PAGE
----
tech

Toshiba TV adds third dimension to video viewing

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Toshiba this week unveiled a flat-panel television that converts any digital video into 3-D. "With Cell TV, everything is in 3-D," Toshiba America marketing vice president Scott Ramirez said while unveiling Cell TV to the press on the eve of the Consumer Electronics Show in Las Vegas, which this year gathers some 2,500 industry exhibitors. "All the home video games you have right now will be in 3-D," he said.

The Japanese electronics titan's Cell TV is powered by a microprocessor typically used in advance computers and high-end video game consoles and was billed by executives as the future of television.

"We are finally ready for the decade of conversion," Ramirez said. "Consumers are getting more connected. Everything is connected. We are moving beyond just television. This year is going to be all about the experience."

Cell TV technology upgrades digital video content, even adding pixels to enhance low quality streams such as those common in user-generated online video. Cell TV senses room lighting and adapts screen quality accordingly.

Cell televisions are synchronized to an array of online video channels and have built-in cameras, microphones and software for video-enabled Internet telephone calls.

"With video phone capability, you can talk to people anywhere in the world," Ramirez said. "You are going to look crystal clear at 55 inches with our technology."

The 3-D and enhanced Internet connectivity technology will be in a set of Cell TV models this year and eventually will spread to other parts of Toshiba's television line-up, according to Ramirez.

"We see the TV as an engine capable of providing a transformative entertainment experience," said Toshiba America consumer products chief executive Atsushi Murasawa.

Cell TV is at heart at a powerful "broadband engine" processor for multimedia content, according to Murasawa. Cell boasts 143 times the processing power of televisions in the market today.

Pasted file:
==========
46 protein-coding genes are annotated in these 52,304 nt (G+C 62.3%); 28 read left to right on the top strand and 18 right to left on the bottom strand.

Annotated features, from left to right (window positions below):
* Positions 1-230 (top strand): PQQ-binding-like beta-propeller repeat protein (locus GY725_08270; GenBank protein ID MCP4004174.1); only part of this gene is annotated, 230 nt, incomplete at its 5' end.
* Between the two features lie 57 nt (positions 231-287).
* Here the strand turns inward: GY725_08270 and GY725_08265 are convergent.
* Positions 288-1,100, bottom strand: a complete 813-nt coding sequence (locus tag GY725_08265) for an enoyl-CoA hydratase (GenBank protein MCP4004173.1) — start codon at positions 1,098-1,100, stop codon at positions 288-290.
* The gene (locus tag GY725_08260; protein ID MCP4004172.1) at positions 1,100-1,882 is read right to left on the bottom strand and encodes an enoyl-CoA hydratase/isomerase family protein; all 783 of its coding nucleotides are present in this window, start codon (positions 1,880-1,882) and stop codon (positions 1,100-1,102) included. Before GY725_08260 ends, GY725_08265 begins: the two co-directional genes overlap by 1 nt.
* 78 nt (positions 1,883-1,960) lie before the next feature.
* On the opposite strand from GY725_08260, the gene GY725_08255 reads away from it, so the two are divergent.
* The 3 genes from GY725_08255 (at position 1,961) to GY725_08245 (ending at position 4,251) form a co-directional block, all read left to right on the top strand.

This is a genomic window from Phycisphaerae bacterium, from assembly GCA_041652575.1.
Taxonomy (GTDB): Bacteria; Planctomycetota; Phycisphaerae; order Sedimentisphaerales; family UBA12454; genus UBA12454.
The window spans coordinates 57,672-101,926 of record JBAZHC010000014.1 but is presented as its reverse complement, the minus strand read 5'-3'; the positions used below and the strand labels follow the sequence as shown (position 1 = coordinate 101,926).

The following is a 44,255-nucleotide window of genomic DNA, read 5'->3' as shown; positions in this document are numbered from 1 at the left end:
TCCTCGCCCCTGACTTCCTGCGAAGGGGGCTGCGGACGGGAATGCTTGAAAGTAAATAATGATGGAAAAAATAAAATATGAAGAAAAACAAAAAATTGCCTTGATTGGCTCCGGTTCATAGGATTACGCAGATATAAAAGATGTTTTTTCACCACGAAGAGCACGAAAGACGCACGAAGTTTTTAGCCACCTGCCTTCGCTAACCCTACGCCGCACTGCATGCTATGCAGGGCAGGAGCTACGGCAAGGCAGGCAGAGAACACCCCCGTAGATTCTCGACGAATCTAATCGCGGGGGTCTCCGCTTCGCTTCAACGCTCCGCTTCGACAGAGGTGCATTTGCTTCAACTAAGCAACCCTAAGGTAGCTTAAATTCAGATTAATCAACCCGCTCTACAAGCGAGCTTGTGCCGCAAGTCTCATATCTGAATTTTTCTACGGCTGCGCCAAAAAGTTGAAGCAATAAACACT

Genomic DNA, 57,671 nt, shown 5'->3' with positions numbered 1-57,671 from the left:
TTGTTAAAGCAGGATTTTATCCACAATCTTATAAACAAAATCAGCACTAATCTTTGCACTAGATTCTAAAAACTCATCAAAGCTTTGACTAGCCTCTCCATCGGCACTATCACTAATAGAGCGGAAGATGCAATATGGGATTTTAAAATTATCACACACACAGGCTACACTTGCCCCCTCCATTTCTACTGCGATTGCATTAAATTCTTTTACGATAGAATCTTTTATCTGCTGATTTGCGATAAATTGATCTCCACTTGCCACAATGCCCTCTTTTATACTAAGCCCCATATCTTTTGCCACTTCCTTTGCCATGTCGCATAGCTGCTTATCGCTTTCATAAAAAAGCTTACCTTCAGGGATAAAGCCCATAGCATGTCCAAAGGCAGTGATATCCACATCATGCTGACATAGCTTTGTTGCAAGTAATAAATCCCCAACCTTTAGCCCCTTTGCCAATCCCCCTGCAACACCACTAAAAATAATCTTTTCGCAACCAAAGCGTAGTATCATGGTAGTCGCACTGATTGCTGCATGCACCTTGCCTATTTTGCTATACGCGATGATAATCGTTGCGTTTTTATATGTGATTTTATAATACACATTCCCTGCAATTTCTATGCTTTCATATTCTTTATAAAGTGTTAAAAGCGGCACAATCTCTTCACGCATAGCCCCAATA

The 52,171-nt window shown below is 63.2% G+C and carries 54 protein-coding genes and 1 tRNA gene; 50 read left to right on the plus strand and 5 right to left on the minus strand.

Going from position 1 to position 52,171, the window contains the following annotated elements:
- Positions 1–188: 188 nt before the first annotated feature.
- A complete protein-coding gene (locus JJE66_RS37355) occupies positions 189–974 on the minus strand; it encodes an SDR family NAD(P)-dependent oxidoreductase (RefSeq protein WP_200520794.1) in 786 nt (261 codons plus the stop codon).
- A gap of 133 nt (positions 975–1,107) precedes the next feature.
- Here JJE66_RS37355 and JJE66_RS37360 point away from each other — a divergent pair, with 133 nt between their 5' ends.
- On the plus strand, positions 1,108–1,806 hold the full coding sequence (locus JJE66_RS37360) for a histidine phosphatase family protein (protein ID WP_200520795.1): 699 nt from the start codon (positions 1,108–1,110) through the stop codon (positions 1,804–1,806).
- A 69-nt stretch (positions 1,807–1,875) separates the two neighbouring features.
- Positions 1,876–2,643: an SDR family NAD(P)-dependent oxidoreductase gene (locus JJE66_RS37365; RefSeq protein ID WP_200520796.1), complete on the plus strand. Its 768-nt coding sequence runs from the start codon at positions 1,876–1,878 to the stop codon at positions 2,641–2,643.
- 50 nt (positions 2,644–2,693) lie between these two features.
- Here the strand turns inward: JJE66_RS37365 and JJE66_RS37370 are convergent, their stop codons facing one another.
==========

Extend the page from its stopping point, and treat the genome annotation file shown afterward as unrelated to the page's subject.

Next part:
Toshiba also unveiled a Home Entertainment Server with a terabyte of memory and Blu-ray high-definition DVD player to act as a wireless entertainment hub as well as a massive storage site for digital content.

© Wire reports

©2019 GPlusMedia Inc.

6 Comments
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What is the big deal with this?

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ESPN 3D will be the first TV network dedicated to 3D viewing, starting with the 2010 World Cup.

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Pfff sounds like marketing BS, like when Sony said that all games will look better than toy story on the ps2, and the ps3 will control your home.

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Well said "thepro" sound like marketing for bad shows and to much reality tv. Can't wait till we can watch 3D some lame reality show about scank's living together.

What a day that will be, we can now see in 3D plastic show in all its glory.

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American football would benefit the most from 3D technology since there's so much going on around you in a play in that sport. And American football has been quite embracing of new technology (video replay, helmet cam, film study on laptop/ipod, etc).

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If this is anything like that "3-D" cell phone that Au unveiled last year, then I wouldn't get too excited about this. That phone created a 3-D effect -- and that's the distinction, a 3-D effect, rather than true 3-D -- by using a ridged screen surface that had to be rotated left or right in order to produce the sensation of 3-D. This type of tech was rampant throughout the 80s and 90s, but wasn't true 3-D.

The trick here is the source signal. I'm hightly dubious that Toshiba has latched onto any sort of tech that will take TV signals that weren't originally recorded in 3-D, and through the magic of a "microprocessor typically used in advance computers and high-end video game consoles," tranform those images into any sort of meaningful 3-D that doesn't make our head and eyes hurt after 30 minutes of continuous viewing. What the processor undoubtedly does is a lot of filling-in-the-blank to create what the computer guesses is a close approximation of three demensions when viewed from a particular angle, and that's going to result in some weirdness that our eyes aren't going to be particularly happy about.

The claim of universal 3-D has been made before, and it'll be made again before someone actually achieves it. I'd love to see Toshiba's new TV myself, but I'm inclined to think It's going to be sketchy, at best.

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